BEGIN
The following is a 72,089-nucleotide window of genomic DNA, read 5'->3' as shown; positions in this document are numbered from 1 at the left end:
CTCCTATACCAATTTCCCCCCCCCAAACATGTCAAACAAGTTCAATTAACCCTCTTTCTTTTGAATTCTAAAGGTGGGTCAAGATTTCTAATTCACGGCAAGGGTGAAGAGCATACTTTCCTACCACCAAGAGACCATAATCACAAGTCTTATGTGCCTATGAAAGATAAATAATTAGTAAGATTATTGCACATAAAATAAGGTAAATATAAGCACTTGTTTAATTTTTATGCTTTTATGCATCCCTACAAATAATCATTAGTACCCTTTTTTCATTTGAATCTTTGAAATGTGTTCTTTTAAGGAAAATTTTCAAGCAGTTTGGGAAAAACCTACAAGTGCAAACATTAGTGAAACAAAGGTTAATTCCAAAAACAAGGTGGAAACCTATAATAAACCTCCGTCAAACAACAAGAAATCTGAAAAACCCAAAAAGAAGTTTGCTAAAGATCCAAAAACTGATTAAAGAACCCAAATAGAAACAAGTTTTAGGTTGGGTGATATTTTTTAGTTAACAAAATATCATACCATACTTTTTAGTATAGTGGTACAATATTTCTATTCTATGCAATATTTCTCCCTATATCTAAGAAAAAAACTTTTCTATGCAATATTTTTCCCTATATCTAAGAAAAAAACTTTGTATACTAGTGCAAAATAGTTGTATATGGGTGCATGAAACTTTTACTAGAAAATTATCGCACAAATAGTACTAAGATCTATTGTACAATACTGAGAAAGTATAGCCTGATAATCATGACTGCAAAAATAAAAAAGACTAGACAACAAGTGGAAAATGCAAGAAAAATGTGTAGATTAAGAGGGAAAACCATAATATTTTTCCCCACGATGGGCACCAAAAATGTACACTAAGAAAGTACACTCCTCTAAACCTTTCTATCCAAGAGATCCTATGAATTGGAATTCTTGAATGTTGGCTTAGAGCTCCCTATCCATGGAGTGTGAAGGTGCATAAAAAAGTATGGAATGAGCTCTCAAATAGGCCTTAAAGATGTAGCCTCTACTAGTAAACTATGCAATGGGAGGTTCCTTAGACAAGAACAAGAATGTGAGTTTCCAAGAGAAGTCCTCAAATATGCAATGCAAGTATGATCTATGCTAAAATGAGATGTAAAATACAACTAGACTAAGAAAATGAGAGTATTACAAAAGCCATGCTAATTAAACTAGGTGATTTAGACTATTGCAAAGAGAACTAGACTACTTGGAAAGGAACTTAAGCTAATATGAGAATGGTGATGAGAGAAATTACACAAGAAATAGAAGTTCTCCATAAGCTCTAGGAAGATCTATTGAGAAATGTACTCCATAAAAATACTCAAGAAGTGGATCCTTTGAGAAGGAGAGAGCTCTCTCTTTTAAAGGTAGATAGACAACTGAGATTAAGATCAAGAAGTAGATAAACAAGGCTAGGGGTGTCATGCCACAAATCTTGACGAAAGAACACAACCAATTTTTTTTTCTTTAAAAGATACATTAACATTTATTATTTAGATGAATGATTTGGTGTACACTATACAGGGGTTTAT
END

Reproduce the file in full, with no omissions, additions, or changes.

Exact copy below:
The following is a 72,089-nucleotide window of genomic DNA, read 5'->3' as shown; positions in this document are numbered from 1 at the left end:
CTCCTATACCAATTTCCCCCCCCCAAACATGTCAAACAAGTTCAATTAACCCTCTTTCTTTTGAATTCTAAAGGTGGGTCAAGATTTCTAATTCACGGCAAGGGTGAAGAGCATACTTTCCTACCACCAAGAGACCATAATCACAAGTCTTATGTGCCTATGAAAGATAAATAATTAGTAAGATTATTGCACATAAAATAAGGTAAATATAAGCACTTGTTTAATTTTTATGCTTTTATGCATCCCTACAAATAATCATTAGTACCCTTTTTTCATTTGAATCTTTGAAATGTGTTCTTTTAAGGAAAATTTTCAAGCAGTTTGGGAAAAACCTACAAGTGCAAACATTAGTGAAACAAAGGTTAATTCCAAAAACAAGGTGGAAACCTATAATAAACCTCCGTCAAACAACAAGAAATCTGAAAAACCCAAAAAGAAGTTTGCTAAAGATCCAAAAACTGATTAAAGAACCCAAATAGAAACAAGTTTTAGGTTGGGTGATATTTTTTAGTTAACAAAATATCATACCATACTTTTTAGTATAGTGGTACAATATTTCTATTCTATGCAATATTTCTCCCTATATCTAAGAAAAAAACTTTTCTATGCAATATTTTTCCCTATATCTAAGAAAAAAACTTTGTATACTAGTGCAAAATAGTTGTATATGGGTGCATGAAACTTTTACTAGAAAATTATCGCACAAATAGTACTAAGATCTATTGTACAATACTGAGAAAGTATAGCCTGATAATCATGACTGCAAAAATAAAAAAGACTAGACAACAAGTGGAAAATGCAAGAAAAATGTGTAGATTAAGAGGGAAAACCATAATATTTTTCCCCACGATGGGCACCAAAAATGTACACTAAGAAAGTACACTCCTCTAAACCTTTCTATCCAAGAGATCCTATGAATTGGAATTCTTGAATGTTGGCTTAGAGCTCCCTATCCATGGAGTGTGAAGGTGCATAAAAAAGTATGGAATGAGCTCTCAAATAGGCCTTAAAGATGTAGCCTCTACTAGTAAACTATGCAATGGGAGGTTCCTTAGACAAGAACAAGAATGTGAGTTTCCAAGAGAAGTCCTCAAATATGCAATGCAAGTATGATCTATGCTAAAATGAGATGTAAAATACAACTAGACTAAGAAAATGAGAGTATTACAAAAGCCATGCTAATTAAACTAGGTGATTTAGACTATTGCAAAGAGAACTAGACTACTTGGAAAGGAACTTAAGCTAATATGAGAATGGTGATGAGAGAAATTACACAAGAAATAGAAGTTCTCCATAAGCTCTAGGAAGATCTATTGAGAAATGTACTCCATAAAAATACTCAAGAAGTGGATCCTTTGAGAAGGAGAGAGCTCTCTCTTTTAAAGGTAGATAGACAACTGAGATTAAGATCAAGAAGTAGATAAACAAGGCTAGGGGTGTCATGCCACAAATCTTGACGAAAGAACACAACCAATTTTTTTTTCTTTAAAAGATACATTAACATTTATTATTTAGATGAATGATTTGGTGTACACTATACAGGGGTTTAT